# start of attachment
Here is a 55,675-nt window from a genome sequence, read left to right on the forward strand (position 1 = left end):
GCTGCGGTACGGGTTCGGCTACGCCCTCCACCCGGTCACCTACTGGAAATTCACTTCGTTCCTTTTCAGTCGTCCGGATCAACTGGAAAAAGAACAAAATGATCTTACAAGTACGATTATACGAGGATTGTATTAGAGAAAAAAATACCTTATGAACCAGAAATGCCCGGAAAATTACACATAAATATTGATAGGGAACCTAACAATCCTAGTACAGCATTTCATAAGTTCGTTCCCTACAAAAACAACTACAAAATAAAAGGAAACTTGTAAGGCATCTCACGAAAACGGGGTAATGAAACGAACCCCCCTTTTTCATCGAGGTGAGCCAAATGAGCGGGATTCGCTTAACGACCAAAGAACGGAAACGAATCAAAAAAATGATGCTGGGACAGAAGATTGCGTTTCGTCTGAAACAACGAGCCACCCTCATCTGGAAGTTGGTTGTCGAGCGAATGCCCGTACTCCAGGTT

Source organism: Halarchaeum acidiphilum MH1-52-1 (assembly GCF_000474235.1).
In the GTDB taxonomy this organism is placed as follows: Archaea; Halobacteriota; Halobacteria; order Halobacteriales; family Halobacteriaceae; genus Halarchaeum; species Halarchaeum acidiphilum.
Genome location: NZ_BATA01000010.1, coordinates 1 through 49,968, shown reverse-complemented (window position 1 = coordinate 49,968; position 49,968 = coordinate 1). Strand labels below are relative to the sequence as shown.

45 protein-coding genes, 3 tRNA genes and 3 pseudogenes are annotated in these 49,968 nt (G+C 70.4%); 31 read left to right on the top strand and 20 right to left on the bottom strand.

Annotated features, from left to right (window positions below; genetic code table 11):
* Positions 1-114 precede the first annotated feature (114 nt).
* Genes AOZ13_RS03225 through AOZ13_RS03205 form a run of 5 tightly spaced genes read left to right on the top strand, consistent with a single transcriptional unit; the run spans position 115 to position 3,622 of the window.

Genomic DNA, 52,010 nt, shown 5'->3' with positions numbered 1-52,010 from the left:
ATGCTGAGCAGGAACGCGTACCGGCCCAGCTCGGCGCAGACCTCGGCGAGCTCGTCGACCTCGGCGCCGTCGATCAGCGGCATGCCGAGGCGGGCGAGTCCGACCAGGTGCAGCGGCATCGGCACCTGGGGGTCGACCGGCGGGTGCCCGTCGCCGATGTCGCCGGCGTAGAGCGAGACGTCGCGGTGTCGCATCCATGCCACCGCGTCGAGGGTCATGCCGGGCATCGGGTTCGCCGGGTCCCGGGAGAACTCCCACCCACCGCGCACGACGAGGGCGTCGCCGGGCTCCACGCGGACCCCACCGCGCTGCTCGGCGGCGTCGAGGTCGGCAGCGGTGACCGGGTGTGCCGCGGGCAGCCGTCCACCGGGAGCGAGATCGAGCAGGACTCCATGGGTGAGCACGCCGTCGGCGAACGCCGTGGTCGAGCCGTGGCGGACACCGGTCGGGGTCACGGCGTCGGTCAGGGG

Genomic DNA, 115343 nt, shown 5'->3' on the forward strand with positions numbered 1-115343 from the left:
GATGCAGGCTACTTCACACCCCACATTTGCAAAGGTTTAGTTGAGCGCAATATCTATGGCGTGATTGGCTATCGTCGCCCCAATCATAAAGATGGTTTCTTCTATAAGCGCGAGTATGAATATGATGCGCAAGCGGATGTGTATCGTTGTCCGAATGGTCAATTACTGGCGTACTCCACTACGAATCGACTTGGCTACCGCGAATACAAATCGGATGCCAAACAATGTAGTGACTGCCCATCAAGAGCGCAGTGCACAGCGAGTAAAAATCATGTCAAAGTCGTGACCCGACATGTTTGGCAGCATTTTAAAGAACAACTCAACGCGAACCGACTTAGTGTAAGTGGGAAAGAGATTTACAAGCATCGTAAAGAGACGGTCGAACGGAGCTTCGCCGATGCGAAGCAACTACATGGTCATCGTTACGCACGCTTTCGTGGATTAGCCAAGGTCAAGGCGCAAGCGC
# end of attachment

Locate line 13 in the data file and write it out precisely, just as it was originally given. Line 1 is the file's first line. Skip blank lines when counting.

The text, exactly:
GATGCAGGCTACTTCACACCCCACATTTGCAAAGGTTTAGTTGAGCGCAATATCTATGGCGTGATTGGCTATCGTCGCCCCAATCATAAAGATGGTTTCTTCTATAAGCGCGAGTATGAATATGATGCGCAAGCGGATGTGTATCGTTGTCCGAATGGTCAATTACTGGCGTACTCCACTACGAATCGACTTGGCTACCGCGAATACAAATCGGATGCCAAACAATGTAGTGACTGCCCATCAAGAGCGCAGTGCACAGCGAGTAAAAATCATGTCAAAGTCGTGACCCGACATGTTTGGCAGCATTTTAAAGAACAACTCAACGCGAACCGACTTAGTGTAAGTGGGAAAGAGATTTACAAGCATCGTAAAGAGACGGTCGAACGGAGCTTCGCCGATGCGAAGCAACTACATGGTCATCGTTACGCACGCTTTCGTGGATTAGCCAAGGTCAAGGCGCAAGCGC